Aharon of Toupik was blind in both eyes. His wife, Haya-Sarah, was crippled in both legs. They could not move from the ghetto. They were killed in the house together with their son, Moshe and their daughter, Nehama. Others who were killed were Naftali and Rachel Dubinski, their son Eliahu and daughters Fruma, Leah and Sarah; Hava Freger, her daughter Haya and son Yoel; 13 year-old Eliahu Chechik; (Mordechai and David, the sons of Aharon Chechik, fell on the front in 1944. David dreamed of reaching Germany and of making aliyah from there. He fell in battle on Polish soil.)

I escaped, under a shower of bullets, with my son Shimon, into the forest. There I was shocked by an event that I will never forget. In our household in Toupik we had a dog that had been with us for many years. When we were exiled from the village, the dog could not find a place for himself. He roamed around searching for us. We found him in the forest and he began to lick us with happiness. We had to send him away because his barking would have endangered our lives. My son Shimon began to cry when he saw the dog sadly making his way back to the village. The peasants told us that the dog stopped eating and drinking and lay in his corner making horrifying sounds.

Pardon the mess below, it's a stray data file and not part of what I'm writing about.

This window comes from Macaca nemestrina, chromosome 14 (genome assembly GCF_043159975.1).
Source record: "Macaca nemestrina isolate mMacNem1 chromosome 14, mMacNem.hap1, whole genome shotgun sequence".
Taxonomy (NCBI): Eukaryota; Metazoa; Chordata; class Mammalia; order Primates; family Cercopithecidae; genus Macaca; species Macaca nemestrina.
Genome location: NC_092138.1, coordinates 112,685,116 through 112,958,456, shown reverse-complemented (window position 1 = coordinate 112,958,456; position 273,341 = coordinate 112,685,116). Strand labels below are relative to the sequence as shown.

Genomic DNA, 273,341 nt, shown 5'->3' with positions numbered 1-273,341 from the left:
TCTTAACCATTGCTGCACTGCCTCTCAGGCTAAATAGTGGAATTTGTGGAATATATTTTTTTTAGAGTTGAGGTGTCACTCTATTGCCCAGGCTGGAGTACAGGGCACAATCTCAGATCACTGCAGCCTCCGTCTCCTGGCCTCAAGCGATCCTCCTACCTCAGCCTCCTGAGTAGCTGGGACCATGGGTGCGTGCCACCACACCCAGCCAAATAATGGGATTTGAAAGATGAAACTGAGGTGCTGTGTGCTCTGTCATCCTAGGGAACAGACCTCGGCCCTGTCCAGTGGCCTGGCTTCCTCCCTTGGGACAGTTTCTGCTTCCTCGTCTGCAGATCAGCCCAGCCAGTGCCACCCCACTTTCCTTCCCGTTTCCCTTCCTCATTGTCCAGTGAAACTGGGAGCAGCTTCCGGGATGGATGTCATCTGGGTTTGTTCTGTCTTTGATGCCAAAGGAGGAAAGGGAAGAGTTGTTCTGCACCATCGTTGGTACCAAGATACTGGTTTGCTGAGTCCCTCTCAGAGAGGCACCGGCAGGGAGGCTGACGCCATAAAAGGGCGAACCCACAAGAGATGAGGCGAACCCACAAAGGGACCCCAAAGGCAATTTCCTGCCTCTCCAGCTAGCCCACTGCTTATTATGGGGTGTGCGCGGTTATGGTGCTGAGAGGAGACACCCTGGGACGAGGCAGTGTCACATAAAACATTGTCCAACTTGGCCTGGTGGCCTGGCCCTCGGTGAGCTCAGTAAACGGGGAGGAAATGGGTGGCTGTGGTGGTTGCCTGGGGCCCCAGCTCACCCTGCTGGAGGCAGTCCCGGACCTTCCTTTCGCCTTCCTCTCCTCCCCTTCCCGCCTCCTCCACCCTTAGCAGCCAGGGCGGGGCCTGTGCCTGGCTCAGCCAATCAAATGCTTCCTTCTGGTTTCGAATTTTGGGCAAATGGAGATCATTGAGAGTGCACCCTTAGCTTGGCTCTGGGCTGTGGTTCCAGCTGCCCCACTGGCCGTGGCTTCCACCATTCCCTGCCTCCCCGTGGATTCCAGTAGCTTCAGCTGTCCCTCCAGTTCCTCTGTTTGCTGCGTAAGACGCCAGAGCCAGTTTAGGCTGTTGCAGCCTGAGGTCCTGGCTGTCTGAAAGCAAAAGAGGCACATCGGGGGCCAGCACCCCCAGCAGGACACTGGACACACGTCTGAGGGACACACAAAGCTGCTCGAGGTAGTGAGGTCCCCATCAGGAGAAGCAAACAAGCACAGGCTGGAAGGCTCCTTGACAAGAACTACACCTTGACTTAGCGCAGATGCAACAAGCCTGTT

This is how the village of Toupik was annihilated. Its Jews loved the land and always worked hard.


[Page 293]

Blizhov During The Holocaust Years

Aharon Blizhovsky (Ramat Gan)

Translated by Ala Gamulka

By the time the Nazis took over Polesia in the summer of 1941, most of the Jews had left the village and had moved to Rokitno and Sarny. A few old timers stayed in the village. All the young people had left the village. For almost a year the Nazis did not bother the Jews. In the summer of 1942, they took them to the village of Berezov. All the area Jews were concentrated there in a few houses. On the eve of Rosh Hashana 1942, the Jews were taken a few kilometers away from the village. They were shot. Some managed to escape into the forests.